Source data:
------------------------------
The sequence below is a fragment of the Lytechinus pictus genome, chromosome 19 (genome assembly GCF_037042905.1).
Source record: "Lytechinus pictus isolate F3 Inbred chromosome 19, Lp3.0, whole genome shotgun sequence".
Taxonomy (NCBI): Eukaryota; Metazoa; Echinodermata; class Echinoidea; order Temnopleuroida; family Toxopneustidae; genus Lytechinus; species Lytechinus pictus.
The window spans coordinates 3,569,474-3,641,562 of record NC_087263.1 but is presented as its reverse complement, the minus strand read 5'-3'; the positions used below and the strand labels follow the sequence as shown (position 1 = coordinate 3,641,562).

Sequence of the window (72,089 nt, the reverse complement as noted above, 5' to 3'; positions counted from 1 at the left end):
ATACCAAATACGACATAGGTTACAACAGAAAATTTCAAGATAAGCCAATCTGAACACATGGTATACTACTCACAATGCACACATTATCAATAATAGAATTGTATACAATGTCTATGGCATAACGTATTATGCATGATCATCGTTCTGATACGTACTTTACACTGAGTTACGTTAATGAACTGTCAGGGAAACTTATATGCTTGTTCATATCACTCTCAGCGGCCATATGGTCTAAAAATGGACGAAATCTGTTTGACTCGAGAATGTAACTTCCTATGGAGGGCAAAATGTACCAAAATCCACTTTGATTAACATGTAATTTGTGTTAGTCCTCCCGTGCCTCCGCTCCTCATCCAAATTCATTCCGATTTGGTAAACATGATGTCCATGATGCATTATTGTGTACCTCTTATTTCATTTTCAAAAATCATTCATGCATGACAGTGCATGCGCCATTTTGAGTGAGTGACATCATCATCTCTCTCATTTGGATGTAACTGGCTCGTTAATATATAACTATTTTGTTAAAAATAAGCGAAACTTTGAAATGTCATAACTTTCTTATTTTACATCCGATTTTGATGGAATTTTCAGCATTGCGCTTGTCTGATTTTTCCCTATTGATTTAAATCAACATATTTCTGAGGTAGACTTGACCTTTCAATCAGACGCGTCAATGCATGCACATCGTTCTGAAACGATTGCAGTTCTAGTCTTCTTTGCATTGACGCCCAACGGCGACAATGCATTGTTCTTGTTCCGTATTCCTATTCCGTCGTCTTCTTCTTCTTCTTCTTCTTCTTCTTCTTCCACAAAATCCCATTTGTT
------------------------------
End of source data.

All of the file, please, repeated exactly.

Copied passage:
The sequence below is a fragment of the Lytechinus pictus genome, chromosome 19 (genome assembly GCF_037042905.1).
Source record: "Lytechinus pictus isolate F3 Inbred chromosome 19, Lp3.0, whole genome shotgun sequence".
Taxonomy (NCBI): Eukaryota; Metazoa; Echinodermata; class Echinoidea; order Temnopleuroida; family Toxopneustidae; genus Lytechinus; species Lytechinus pictus.
The window spans coordinates 3,569,474-3,641,562 of record NC_087263.1 but is presented as its reverse complement, the minus strand read 5'-3'; the positions used below and the strand labels follow the sequence as shown (position 1 = coordinate 3,641,562).

Sequence of the window (72,089 nt, the reverse complement as noted above, 5' to 3'; positions counted from 1 at the left end):
ATACCAAATACGACATAGGTTACAACAGAAAATTTCAAGATAAGCCAATCTGAACACATGGTATACTACTCACAATGCACACATTATCAATAATAGAATTGTATACAATGTCTATGGCATAACGTATTATGCATGATCATCGTTCTGATACGTACTTTACACTGAGTTACGTTAATGAACTGTCAGGGAAACTTATATGCTTGTTCATATCACTCTCAGCGGCCATATGGTCTAAAAATGGACGAAATCTGTTTGACTCGAGAATGTAACTTCCTATGGAGGGCAAAATGTACCAAAATCCACTTTGATTAACATGTAATTTGTGTTAGTCCTCCCGTGCCTCCGCTCCTCATCCAAATTCATTCCGATTTGGTAAACATGATGTCCATGATGCATTATTGTGTACCTCTTATTTCATTTTCAAAAATCATTCATGCATGACAGTGCATGCGCCATTTTGAGTGAGTGACATCATCATCTCTCTCATTTGGATGTAACTGGCTCGTTAATATATAACTATTTTGTTAAAAATAAGCGAAACTTTGAAATGTCATAACTTTCTTATTTTACATCCGATTTTGATGGAATTTTCAGCATTGCGCTTGTCTGATTTTTCCCTATTGATTTAAATCAACATATTTCTGAGGTAGACTTGACCTTTCAATCAGACGCGTCAATGCATGCACATCGTTCTGAAACGATTGCAGTTCTAGTCTTCTTTGCATTGACGCCCAACGGCGACAATGCATTGTTCTTGTTCCGTATTCCTATTCCGTCGTCTTCTTCTTCTTCTTCTTCTTCTTCTTCTTCCACAAAATCCCATTTGTT